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HIV-1 antibody 3BNC117 suppresses viral rebound in
humans during treatment interruption
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"Using antibodies against HIV could be part of a "kick and kill" strategy, said study co-author Dr. Michel Nussenzweig - to kick the virus out of its hiding places and kill it.
Nussenzweig, a physician and investigator at Rockefeller University's Howard Hughes Medical Institute, says the first step is to flush the virus out of its cellular hiding places - a natural response to discontinuing anti-retroviral therapy. An antibody, or a combination of antibodies, then could move in for the kill, tagging cells that have been commandeered to make HIV and targeting them for destruction by the immune system.
Immunotherapeutic approaches have been highly effective in targeting certain cancers and are being aggressively pursued as way to manage HIV infection, to protect uninfected people from infection and to one day, perhaps, cure HIV. In fact, the 3BNC117 monoclonal antibody that is the subject of Wednesday's Nature Letter is one of three HIV antibody therapies likely to show promising results in suppressing the virus' rebound this year alone.
Dr. Anthony Fauci, director of the National Institute of Allergy and Infectious and Diseases, called the effort reported in Nature "an excellent study" in "a very hot field." Fauci said the motivating idea of such efforts is to explore whether HIV-infected patients could be given a more convenient alternative to an intensive regimen of pills. After their infection has been suppressed with anti-retroviral drugs, patients might receive intermittent infusions of one or more antibodies that would suppress the resurgence and replication of the virus. A cocktail of such antibodies not only might be more convenient and effective than anti-retroviral drugs at tamping down HIV infection, it might offer a safer treatment for patients who develop dangerous side effects to anti-retrovirals. The therapy tested in this safety trial uses a cloned antibody found to neutralize more than 80% of HIV strains. The antibody originally was harvested from an "elite controller" - an HIV-infected patient whose immune system suppressed the virus' replication to extremely low levels without anti-retroviral drugs. Nussenzweig said that the antibody's origin - naturally occurring in an HIV-infected human - bodes well for its safety and noted that in the current trial, participants getting as many as four infusions over eight weeks had no significant adverse reactions.
Could such a therapy be a cure for HIV?
"That's a very high bar," Nussenzweig said. Driving HIV out entirely would take not only cocktails that include many antibodies, he noted; it would require some further engineering of antibodies to prime and direct the immune system's destruction of HIV reservoirs.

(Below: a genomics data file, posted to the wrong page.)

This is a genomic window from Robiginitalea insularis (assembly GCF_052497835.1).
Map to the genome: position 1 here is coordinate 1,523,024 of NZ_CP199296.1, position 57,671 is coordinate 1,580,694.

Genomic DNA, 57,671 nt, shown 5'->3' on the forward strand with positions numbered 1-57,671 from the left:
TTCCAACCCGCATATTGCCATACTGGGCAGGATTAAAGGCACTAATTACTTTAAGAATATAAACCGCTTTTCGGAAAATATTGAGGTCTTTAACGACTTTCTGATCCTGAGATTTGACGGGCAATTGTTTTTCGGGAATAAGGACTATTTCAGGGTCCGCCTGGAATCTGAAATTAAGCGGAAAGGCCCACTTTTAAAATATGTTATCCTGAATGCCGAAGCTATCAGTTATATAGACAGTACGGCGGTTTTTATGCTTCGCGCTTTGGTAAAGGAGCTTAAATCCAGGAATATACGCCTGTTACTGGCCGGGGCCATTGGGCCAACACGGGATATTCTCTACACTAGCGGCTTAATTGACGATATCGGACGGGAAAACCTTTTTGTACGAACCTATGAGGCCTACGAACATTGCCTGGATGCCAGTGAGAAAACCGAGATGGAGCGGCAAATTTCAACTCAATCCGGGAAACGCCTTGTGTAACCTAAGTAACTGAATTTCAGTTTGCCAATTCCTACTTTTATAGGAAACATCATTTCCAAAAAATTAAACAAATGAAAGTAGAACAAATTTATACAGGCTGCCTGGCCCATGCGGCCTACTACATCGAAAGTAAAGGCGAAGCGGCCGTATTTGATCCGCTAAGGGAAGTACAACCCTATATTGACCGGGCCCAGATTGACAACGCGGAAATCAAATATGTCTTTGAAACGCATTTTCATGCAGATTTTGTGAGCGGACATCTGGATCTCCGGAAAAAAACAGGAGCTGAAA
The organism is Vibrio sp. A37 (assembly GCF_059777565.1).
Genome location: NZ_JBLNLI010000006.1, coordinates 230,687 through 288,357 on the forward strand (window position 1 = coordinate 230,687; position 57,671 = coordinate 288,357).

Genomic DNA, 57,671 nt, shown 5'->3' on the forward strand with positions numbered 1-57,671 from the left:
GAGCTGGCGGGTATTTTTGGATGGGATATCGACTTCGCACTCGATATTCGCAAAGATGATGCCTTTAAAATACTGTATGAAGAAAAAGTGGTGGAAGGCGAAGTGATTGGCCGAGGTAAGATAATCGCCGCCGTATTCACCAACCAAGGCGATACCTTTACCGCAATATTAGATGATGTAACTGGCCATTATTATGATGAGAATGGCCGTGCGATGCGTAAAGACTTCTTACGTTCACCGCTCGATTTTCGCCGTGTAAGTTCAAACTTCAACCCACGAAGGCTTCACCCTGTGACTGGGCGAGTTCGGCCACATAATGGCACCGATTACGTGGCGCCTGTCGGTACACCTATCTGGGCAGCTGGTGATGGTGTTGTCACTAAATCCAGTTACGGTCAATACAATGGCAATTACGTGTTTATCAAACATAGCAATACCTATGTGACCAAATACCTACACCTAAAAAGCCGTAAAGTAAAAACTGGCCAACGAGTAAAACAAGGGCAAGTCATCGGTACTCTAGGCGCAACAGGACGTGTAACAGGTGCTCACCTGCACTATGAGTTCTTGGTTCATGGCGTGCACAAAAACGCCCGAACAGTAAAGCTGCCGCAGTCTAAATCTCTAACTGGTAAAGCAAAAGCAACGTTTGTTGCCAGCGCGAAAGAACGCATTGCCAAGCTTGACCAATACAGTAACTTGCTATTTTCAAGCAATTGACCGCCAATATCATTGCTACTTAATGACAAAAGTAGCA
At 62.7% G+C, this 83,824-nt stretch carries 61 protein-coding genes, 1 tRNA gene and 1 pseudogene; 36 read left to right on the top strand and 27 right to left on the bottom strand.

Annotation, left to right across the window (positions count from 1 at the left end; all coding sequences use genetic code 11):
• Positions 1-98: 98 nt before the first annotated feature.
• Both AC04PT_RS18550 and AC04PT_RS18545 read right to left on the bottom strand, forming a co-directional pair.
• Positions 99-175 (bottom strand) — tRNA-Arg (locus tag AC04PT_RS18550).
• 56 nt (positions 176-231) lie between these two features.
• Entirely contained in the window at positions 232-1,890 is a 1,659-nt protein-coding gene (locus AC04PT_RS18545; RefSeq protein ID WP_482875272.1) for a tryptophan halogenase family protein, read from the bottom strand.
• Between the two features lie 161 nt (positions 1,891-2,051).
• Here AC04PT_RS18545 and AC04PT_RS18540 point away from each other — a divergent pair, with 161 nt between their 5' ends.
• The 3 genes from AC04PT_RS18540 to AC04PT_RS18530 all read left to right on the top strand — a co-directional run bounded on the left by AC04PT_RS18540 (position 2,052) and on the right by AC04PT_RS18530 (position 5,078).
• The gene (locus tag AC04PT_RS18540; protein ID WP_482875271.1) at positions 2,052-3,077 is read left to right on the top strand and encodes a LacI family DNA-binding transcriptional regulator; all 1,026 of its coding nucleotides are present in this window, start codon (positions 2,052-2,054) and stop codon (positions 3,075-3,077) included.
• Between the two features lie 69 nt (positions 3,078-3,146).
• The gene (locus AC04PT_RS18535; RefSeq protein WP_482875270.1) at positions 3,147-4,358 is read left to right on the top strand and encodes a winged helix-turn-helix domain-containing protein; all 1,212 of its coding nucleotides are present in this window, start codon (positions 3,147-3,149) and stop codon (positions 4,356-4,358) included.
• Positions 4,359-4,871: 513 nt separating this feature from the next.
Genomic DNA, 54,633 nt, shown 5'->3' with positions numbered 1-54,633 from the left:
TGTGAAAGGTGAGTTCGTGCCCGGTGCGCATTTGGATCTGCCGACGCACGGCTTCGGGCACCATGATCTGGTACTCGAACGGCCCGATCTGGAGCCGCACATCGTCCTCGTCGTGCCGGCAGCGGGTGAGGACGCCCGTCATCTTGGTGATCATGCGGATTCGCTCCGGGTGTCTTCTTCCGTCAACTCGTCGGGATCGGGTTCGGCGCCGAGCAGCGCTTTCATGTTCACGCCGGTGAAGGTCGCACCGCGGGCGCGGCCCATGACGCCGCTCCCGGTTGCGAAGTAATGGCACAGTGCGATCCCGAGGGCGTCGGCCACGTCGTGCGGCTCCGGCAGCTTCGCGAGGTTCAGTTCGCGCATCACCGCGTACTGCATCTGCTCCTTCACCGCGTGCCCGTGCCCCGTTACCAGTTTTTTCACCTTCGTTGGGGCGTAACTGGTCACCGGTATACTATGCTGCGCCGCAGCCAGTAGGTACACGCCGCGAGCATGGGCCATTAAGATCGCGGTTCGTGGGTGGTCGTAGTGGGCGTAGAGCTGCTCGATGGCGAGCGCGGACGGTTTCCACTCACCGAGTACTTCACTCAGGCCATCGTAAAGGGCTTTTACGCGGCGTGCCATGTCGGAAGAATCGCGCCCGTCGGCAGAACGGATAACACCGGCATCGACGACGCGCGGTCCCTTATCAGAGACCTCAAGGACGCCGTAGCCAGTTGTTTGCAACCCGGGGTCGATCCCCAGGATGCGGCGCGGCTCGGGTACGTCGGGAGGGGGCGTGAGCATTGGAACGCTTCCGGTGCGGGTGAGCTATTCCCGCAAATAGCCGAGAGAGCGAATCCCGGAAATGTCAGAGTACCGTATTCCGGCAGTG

A more attainable goal for the near-term, Nussenzweig said, is using antibody therapy like this to protect against HIV infection in people who are still uninfected. By testing primates, Nussenzweig's group already has found that injections of the antibody 3BNC117 conferred protection against HIV infection for 23 weeks.
If antibodies are to be used to confer long-lasting "passive immunity" from infection, or to suppress HIV-infection rebounds for long periods, Nussenzweig added, they will have to be engineered to last longer inside the human body. His team already has found several mutations that could extend the life of the antibodies, and hope to pursue further studies on their safety and effectiveness, he said.
"In my dreams, it's like a flu shot. You give it once a year," said Nussenzweig, who conducted this work with funding from the Bill and Melinda Gates Foundation. But if it is to protect young women in Africa - a population highly vulnerable to HIV infection - an antibody-based shot needs to last at least three months, he said. That way, it could be given alongside long-lasting birth control shots, which have gained wide acceptance among young women there." http://www.latimes.com/science/sciencenow/la-sci-sn-hiv-antibody-therapy-20160622-snap-story.html
"The goal is a once-a-year shot for prevention and a combination approach for cure," he says, adding that this immunotherapy approach to treating HIV would resemble treatments now used against cancer.
HIV-1 antibody 3BNC117 suppresses viral rebound in humans during treatment interruption
Nature 12 May 2016
"Combinations of drugs are needed to maintain HIV-1 suppression in effective ART regimens. Similarly, combinations of antibodies were required to suppress viremia in humanized mice 6,7. We speculate that combinations of bNAbs will also be needed to increase the frequency of individuals that remain suppressed by antibody during ATI. Whether 3BNC117 can also impact the size and composition of the latent reservoir during ATI will require additional studies."
Johannes F. Scheid, Joshua A. Horwitz, Yotam Bar-On, Edward F. Kreider, Ching-Lan Lu, Julio C. C. Lorenzi, Anna Feldmann, Malte Braunschweig, Lilian Nogueira, Thiago Oliveira, Irina Shimeliovich, Roshni Patel, Leah Burke, Yehuda Z. Cohen, Sonya Hadrigan, Allison Settler, Maggi Witmer-Pack, Anthony P. West, Jr., Boris Juelg, Tibor Keler, Thomas Hawthorne, Barry Zingman, Roy M. Gulick, Nico Pfeifer, Gerald H. Learn, Michael S. Seaman, Pamela J. Bjorkman, Florian Klein, Sarah J. Schlesinger, Bruce D. Walker, Beatrice H. Hahn, Michel C. Nussenzweig & Marina Caskey